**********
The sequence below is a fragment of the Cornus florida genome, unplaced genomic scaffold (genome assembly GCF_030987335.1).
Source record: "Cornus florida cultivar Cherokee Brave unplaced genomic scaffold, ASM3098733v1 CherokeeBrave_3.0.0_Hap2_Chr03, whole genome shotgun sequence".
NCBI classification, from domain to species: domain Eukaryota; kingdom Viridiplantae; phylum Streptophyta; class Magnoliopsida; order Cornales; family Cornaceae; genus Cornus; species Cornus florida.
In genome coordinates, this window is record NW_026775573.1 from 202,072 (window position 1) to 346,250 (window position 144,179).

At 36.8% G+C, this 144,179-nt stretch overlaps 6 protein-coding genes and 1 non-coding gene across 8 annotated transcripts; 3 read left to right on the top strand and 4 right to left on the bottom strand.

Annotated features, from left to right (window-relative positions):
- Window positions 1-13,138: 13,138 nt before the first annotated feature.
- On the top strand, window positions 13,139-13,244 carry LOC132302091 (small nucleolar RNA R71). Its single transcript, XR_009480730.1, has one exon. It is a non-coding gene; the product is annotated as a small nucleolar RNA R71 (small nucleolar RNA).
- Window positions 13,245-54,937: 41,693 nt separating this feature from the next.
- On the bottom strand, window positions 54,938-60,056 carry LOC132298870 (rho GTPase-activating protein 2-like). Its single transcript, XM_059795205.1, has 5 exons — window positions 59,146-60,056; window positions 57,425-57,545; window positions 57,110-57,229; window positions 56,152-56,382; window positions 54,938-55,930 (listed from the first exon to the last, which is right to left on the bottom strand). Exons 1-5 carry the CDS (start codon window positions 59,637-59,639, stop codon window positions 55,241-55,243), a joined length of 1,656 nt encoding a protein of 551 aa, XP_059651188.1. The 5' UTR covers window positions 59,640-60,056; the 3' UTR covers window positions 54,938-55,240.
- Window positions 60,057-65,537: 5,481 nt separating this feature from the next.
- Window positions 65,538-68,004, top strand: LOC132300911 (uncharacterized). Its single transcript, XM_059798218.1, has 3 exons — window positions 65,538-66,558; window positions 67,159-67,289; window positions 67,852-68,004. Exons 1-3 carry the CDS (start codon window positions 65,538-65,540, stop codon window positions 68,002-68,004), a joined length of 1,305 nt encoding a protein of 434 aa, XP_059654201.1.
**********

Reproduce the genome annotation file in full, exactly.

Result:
The sequence below is a fragment of the Cornus florida genome, unplaced genomic scaffold (genome assembly GCF_030987335.1).
Source record: "Cornus florida cultivar Cherokee Brave unplaced genomic scaffold, ASM3098733v1 CherokeeBrave_3.0.0_Hap2_Chr03, whole genome shotgun sequence".
NCBI classification, from domain to species: domain Eukaryota; kingdom Viridiplantae; phylum Streptophyta; class Magnoliopsida; order Cornales; family Cornaceae; genus Cornus; species Cornus florida.
In genome coordinates, this window is record NW_026775573.1 from 202,072 (window position 1) to 346,250 (window position 144,179).

At 36.8% G+C, this 144,179-nt stretch overlaps 6 protein-coding genes and 1 non-coding gene across 8 annotated transcripts; 3 read left to right on the top strand and 4 right to left on the bottom strand.

Annotated features, from left to right (window-relative positions):
- Window positions 1-13,138: 13,138 nt before the first annotated feature.
- On the top strand, window positions 13,139-13,244 carry LOC132302091 (small nucleolar RNA R71). Its single transcript, XR_009480730.1, has one exon. It is a non-coding gene; the product is annotated as a small nucleolar RNA R71 (small nucleolar RNA).
- Window positions 13,245-54,937: 41,693 nt separating this feature from the next.
- On the bottom strand, window positions 54,938-60,056 carry LOC132298870 (rho GTPase-activating protein 2-like). Its single transcript, XM_059795205.1, has 5 exons — window positions 59,146-60,056; window positions 57,425-57,545; window positions 57,110-57,229; window positions 56,152-56,382; window positions 54,938-55,930 (listed from the first exon to the last, which is right to left on the bottom strand). Exons 1-5 carry the CDS (start codon window positions 59,637-59,639, stop codon window positions 55,241-55,243), a joined length of 1,656 nt encoding a protein of 551 aa, XP_059651188.1. The 5' UTR covers window positions 59,640-60,056; the 3' UTR covers window positions 54,938-55,240.
- Window positions 60,057-65,537: 5,481 nt separating this feature from the next.
- Window positions 65,538-68,004, top strand: LOC132300911 (uncharacterized). Its single transcript, XM_059798218.1, has 3 exons — window positions 65,538-66,558; window positions 67,159-67,289; window positions 67,852-68,004. Exons 1-3 carry the CDS (start codon window positions 65,538-65,540, stop codon window positions 68,002-68,004), a joined length of 1,305 nt encoding a protein of 434 aa, XP_059654201.1.